Ron Carucci has over 30 years experience as a leadership coach, helping some of the most influential companies solve organizational development challenges. Now Ron faces his own challenge of how to make himself stand out from the myriads of other leadership coaches out there, who claim to be the exact same thing, but lack the experience and skills that Ron has. In this episode we discuss how to solve that challenge and how to market yourself to the right clients. We also discuss some of the best ways to transition from being an employee, to going out on your own, and how to pick up the skills, knowledge, network and clients that every entrepreneur needs to be successful.
My Guest: Ron Carucci
Ron Carucci is co-founder and managing partner at Navalent, working with CEOs and executives pursuing transformational change for their organizations, leaders, and industries. He has a thirty-year track record helping some of the world’s most influential executives tackle challenges of strategy, organization and leadership. From start-ups to Fortune 10’s, turn-arounds to new markets and strategies, overhauling leadership and culture to re-designing for growth, he has worked in more than 25 countries on 4 continents. In addition to being a regular contributor to HBR and Forbes, Ron has been featured in Fortune, CEO Magazine, Business Insider, MSNBC, Inc, Business Week and Smart Business.
Started his career inside the HR and organizational development departments of huge corporations such as Pepsi Co, ADP and New York Power.
Learnt the hard way that large corporations don’t want to hear the truth.
Realized that if he was going to live out his passion of organizational development, he would have to be working outside of an organization.
Tried to go alone as a leadership coach, trying out his services on a previous employer but saw that he was not ready to make the transition.
Got a job in a small boutique firm where he worked for a blissful 8 years and gained lots of experience with exposure to great clients.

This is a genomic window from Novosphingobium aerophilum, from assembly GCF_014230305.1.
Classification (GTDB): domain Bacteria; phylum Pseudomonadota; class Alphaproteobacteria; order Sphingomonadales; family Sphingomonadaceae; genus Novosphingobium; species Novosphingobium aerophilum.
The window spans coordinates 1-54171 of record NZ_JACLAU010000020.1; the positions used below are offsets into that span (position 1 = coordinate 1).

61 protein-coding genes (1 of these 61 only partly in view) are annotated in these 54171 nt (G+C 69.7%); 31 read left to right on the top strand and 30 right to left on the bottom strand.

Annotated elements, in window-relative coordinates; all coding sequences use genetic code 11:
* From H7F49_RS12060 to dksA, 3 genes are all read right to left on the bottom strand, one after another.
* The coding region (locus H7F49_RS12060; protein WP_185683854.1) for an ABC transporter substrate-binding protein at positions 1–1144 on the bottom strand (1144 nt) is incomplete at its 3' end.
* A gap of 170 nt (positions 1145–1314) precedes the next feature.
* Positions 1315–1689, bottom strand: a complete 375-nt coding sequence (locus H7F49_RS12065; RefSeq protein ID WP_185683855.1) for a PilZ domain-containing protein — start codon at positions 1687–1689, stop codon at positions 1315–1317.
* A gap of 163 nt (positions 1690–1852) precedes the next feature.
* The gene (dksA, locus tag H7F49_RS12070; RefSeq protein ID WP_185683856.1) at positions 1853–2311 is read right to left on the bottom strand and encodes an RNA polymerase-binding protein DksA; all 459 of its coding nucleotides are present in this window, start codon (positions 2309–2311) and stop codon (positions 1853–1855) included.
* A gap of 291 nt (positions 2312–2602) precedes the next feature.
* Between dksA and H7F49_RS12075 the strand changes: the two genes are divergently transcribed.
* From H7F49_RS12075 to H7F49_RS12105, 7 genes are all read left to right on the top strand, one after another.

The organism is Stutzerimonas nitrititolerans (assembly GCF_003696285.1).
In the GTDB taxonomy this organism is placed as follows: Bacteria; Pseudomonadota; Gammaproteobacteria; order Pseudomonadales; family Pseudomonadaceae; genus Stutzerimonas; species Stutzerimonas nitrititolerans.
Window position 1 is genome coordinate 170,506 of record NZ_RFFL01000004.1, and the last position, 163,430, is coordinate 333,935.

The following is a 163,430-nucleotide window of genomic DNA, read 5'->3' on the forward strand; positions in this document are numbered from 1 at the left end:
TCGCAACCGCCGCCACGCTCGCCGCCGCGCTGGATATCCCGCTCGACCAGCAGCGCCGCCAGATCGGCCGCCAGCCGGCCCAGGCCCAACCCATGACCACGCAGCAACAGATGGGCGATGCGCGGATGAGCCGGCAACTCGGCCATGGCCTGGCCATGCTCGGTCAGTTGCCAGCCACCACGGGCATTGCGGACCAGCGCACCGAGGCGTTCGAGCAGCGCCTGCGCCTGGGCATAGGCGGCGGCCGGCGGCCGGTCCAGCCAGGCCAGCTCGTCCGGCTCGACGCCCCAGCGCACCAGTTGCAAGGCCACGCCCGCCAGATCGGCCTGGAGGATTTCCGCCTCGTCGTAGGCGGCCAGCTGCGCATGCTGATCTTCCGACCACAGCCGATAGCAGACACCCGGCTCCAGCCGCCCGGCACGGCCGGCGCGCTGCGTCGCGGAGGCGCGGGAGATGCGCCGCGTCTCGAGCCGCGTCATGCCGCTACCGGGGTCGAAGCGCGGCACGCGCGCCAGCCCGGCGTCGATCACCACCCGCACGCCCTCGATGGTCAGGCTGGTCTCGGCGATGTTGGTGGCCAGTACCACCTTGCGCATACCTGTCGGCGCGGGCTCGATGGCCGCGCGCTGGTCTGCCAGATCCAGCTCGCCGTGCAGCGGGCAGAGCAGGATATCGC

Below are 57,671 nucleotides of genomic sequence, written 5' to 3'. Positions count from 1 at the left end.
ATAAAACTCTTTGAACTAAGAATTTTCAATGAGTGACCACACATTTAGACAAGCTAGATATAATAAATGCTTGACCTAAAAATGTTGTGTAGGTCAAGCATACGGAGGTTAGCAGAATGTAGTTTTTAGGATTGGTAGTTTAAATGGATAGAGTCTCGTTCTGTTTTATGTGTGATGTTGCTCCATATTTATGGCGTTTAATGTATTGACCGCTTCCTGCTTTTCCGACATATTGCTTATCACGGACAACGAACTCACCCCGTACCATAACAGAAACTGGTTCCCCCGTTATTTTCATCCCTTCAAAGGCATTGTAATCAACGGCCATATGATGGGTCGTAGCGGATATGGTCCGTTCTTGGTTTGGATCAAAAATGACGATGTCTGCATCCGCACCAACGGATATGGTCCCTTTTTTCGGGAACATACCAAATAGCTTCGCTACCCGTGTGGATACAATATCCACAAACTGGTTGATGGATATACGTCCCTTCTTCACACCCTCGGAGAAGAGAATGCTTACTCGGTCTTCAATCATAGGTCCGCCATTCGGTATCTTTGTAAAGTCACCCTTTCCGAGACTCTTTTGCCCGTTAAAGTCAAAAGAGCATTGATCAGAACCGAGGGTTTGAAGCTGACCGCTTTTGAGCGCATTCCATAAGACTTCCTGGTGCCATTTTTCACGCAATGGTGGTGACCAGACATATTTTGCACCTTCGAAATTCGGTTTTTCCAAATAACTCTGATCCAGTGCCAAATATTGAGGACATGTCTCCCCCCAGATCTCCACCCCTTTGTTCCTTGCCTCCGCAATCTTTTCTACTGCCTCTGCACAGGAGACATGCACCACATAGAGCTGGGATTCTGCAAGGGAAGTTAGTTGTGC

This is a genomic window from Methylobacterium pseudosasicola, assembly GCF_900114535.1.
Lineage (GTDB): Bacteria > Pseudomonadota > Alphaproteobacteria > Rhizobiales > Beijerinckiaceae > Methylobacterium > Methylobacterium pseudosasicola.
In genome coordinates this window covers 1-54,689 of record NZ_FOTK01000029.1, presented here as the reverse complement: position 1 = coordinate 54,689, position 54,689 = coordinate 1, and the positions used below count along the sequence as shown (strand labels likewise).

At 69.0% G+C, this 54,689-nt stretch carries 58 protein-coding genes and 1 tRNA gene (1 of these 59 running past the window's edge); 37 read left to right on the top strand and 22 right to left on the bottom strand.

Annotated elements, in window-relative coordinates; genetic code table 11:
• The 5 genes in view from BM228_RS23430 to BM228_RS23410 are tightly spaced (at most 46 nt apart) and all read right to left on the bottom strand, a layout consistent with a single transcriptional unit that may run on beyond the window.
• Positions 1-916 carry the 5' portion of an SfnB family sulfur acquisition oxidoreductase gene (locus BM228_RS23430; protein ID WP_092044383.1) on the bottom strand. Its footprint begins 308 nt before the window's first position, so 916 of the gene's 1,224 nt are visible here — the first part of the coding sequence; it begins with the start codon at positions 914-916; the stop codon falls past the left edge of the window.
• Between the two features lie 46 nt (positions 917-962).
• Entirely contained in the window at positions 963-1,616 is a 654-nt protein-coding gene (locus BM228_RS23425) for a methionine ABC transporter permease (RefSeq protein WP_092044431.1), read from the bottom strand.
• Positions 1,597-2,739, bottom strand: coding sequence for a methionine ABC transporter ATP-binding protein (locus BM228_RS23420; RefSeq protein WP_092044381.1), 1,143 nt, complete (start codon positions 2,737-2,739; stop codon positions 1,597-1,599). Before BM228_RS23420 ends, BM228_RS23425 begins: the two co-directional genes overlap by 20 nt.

When the firm was sold to a large corporate organization, the job changed from digging into organizations to being responsible for financial metrics.
Left the firm together with a few colleagues to create Navalent, their own boutique firm.
Hit a personal crisis three years ago where he was doing everything right but still not finding new clients.
Hired a coach who clued him in that you can’t write blogs and expect people to find you.
Has begun working muscles that have been out of use for a while to redefine his brand and sharpen his marketing efforts.
In order to pick up the skills and knowledge necessary to run a business, first work inside a well-run company, then go out on your own. This will show you what it means to organize, strategize, choose customers and to keep track of money before you have to do it yourself.
If you are thinking of leaving your job to go out on your own, a great way to start is to try out your services on your previous employer before forking out big money to open a website and establish an official company.
Spend a year setting up your transition, such as what you are going to sell, how you will sell it and where you will find your customers. The web is full of stories of impulsive entreprenuers who made it big, but usually, these people just make more noise than those who spent time planning their transition. Beginnings that are slow and thought out are usually more successful than those who are impulsive.
Nobody is a solopreneur because nobody does everything on their own. Everyone has someone to help them, be it a coach, website developer or other affiliates. To be successful, you need to realize that you are running an organization and manage your business professionally.
When hiring an outside pair of eyes, make sure that they have the knowledge and expertise to see the whole picture of your business, not just in their small niche.
Ron struggles with making his business stand out from the myriads of amateur leadership coaches who don’t have the skills and experience that Ron has. These people market themselves in exactly the same way, but their service doesn’t compare to Ron’s thirty years of experience and robust skill set. How does Ron beef up his marketing and make himself stand out as the expert he really is?
Ron hired a coach to help him take a step back and work on his business instead of just working inside it. When choosing which promotional strategies to use to attract new clients, Ron can see how he chose his business coach, and copy those same strategies to attract others to him (assuming that he is looking to attract the same audience). For example, Ron stalked his business coach on LinkedIn a little and she then reached out to him with an offer to help. Ron could copy that strategy and reach out to those who engage with him on LinkedIn.